large numbers have to be dealt with. 

My own original scheme in 1880, now officially 
adopted, of printing in serial order the lineations 
of all fingers of at least one hand is the only 


one which gives security to the public and to the 
criminal himself against false identifications, although 
three fingers might suffice for many civil purposes. There 
are several good reasons why both hands should be im- 
printed in the case of recidivists. In conclusion, neither 
Sir William Herschel nor Mr F. Galton are known to me 
personally. They have both contributed very largely to 
the development of this complex, but most trustworthy, 
English method of scientific identification, a method which 
is rapidly being adopted for criminal purposes by the 
civilised world, and ought to have added to it now the 
nobler function of enabling us to deal efficiently with con- 
tracts and insurance and to recognise the dead after ship- 
wreck, earthquake, fire, or battle. My own feeling is that 
to have been of some humble service in the opening 
development of such a grand series of social utilities is in 
itself a great reward. 


By HENRY FAULDS, L.F.P.S., Mem. London Sociological Society, &c. 

Many years Surgeon-Superintendent of Tsukiji Hospital, Tokyo, Japan. 

PRICE:— Full Cloth, lettered In Cold, 3/6 net; Stiffened 
Paper Cover, 2/- net. Postage 3d. extra. 


Wood, Mitchell & Co., Ltd., Printers & Publishers, Hanley. 

The author was the first to publish a proposal to use Finger-prints for identification, in 
Nature, October 28th, 1880, and was the only expert invited to give evidence before a Govern- 
ment Committee in 1902. Two months afterwards Finger-prints came into official use for the 
recognition of old offenders, and their use is increasingly successful. Every important point in 
Finger-print study is copiously illustrated by diagrams, nature -prints, and photographic 
enlargements, including some prints from the paws of monkeys. 


There seems not a shadow of doubt that to Mr. Faulds belongs the honour of priority of 
publication in this matter. — Daily Chronicle (Review signed " Tighe Hopkins "). 

The article in Nature, 1880, was the first published suggestion, and was no doubt quite 
original on the part of the writer, to whom belongs all the credit due. — The Times. 

Illustrated with photographs and charts, the book may be recommended as a practical and 
useful study of the subject.— The Scotsman. 

A zealous and original investigator of finger-prints He can write well, and the 

photographic illustrations which his publisher has supplied are excellent. — Nature. 

Contains the fruits of over thirty years' study by the pioneer of the now universally 

accepted system, Mr. Henry Faulds A particularly lucid account of a complicated 

subject, and is interesting not only to specialists but to the general reader and the curiosity 
hunter alike. — Westminster Gazette. 

Credit where credit is due. Mr. Henry Faulds' claim to honourable mention in connection 
with the system . . . has been strangely overlooked. . . . His treatment of the "mask 
murders " case, for instance, is admirable. . . . This is altogether a very sane little treatise.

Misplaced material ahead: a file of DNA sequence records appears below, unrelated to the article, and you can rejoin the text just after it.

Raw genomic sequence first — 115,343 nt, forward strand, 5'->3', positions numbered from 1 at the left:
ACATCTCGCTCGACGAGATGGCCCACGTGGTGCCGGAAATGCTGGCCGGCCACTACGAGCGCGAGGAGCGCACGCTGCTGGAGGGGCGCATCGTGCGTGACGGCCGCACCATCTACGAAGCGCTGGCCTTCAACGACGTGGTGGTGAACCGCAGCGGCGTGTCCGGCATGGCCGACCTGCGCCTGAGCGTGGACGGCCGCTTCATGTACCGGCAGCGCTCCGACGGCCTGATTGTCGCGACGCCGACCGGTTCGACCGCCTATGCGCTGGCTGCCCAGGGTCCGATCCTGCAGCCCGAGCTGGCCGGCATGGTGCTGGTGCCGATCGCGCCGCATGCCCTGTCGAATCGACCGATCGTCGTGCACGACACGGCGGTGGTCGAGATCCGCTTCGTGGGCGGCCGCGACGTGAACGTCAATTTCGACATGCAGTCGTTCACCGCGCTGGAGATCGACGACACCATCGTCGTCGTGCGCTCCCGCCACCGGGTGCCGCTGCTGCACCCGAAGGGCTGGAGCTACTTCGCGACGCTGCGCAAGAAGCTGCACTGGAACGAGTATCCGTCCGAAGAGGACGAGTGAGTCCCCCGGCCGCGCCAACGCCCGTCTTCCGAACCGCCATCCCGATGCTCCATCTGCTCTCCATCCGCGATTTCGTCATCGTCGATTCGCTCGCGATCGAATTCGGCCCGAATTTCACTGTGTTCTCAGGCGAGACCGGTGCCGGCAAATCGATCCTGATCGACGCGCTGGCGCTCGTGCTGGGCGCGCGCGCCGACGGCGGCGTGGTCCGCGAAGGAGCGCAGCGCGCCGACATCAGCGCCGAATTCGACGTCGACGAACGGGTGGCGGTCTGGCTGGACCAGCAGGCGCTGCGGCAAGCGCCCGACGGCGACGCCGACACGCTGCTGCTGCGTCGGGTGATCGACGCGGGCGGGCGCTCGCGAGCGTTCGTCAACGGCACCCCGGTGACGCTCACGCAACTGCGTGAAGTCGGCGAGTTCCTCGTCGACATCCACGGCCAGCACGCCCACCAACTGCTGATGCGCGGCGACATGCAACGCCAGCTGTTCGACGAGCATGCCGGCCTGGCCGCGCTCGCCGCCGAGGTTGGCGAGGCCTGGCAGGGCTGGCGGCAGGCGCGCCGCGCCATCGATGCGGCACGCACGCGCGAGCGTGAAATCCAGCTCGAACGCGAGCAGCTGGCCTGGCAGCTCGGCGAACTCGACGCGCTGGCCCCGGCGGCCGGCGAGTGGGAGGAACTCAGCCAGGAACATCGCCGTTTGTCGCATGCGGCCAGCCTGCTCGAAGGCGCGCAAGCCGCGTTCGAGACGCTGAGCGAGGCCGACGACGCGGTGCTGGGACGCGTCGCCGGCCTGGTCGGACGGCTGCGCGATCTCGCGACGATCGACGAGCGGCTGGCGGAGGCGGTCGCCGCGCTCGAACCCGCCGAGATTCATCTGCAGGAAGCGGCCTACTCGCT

It should be in the hands of everyone who has to do with identification by finger-patterns. — The 
Law Times, 

The reader is almost bound to be struck by the doctor's caution. He is fully alive to the 
dangers of the system in the hands of the incompetent, and he reiterates the necessity of the work 
being undertaken by experts with a scientific training. . . . The doctor may be congratulated 
on his aim to be thoroughly practical without being unduly technical. — The Hongkong Daily 

This work contains a clear account of the principles of dactylography, or finger-print 
study, &c. . . . The author rightly thinks that the readings of finger-print evidence should 
be submitted to the scientific expert, who alone can keep this kind of evidence free from fallacy ; 
to depend upon partially skilled persons must be a grave danger from a public point of view. — 
The Lancet. 

A most valuable scheme under proper safeguards. Both the scheme and the safeguards 
are adequately dealt with here.— The Law Magazine and Review. 



Although dactyloscopy — or, as I should prefer to call it, dactylo- 
graphy — has existed for a quarter of a century, no reference to it, or 
to its practical application in identification by the comparison of finger 
furrow patterns is to be found, so far as I know, in any recent text- 
book of medical jurisprudence or anatomy. It is not named or hinted 
at in the recent extension of the " Encyclopaedia Britannica," nor in the 
copious and well-arranged index to the whole of that extensive work. 

A few words of exposition, therefore, by one who has given some 
attention to the subject, may perhaps be helpful. 

The rugae or ridges of the skin, with their corresponding furrows, 
apart from any relation they may have to the sweat-pores and the 
tactile sense, seem to fulfil a useful function in the way of helping our 
hands to grasp objects firmly. When the fingers are well softened 
in water, and are then rubbed along a glass vessel, a musical sound is 
elicited, which seems to be caused by the successive resistance and 
yielding of the ridges. The horny-handed workman uses his physio- 
logical resources to give his hands a better grip in a well-known way. 
But a new utility has been conferred on the peculiar texture of the 
fingers. Looked at carefully, the furrows in the skin are seen to lie 
closely and evenly like those in a well-ploughed field. But just as the 
ploughman is observed sometimes to veer round some unseen obstacle 
and to form furrows in a new pattern, so you find in the palmar skin 
of the fingers peculiar patterns are formed. These present infinite 
varieties of detail, and resemble a greatly condensed railway map with 
junctions and sidings, loops, and curves. The rugae are confined to 
the palmar surfaces of the hands and feet. The feet, in this country 
at least, do not afford a convenient field for study, and the conditions 
of life would render them altogether unsuitable as a means of identifica-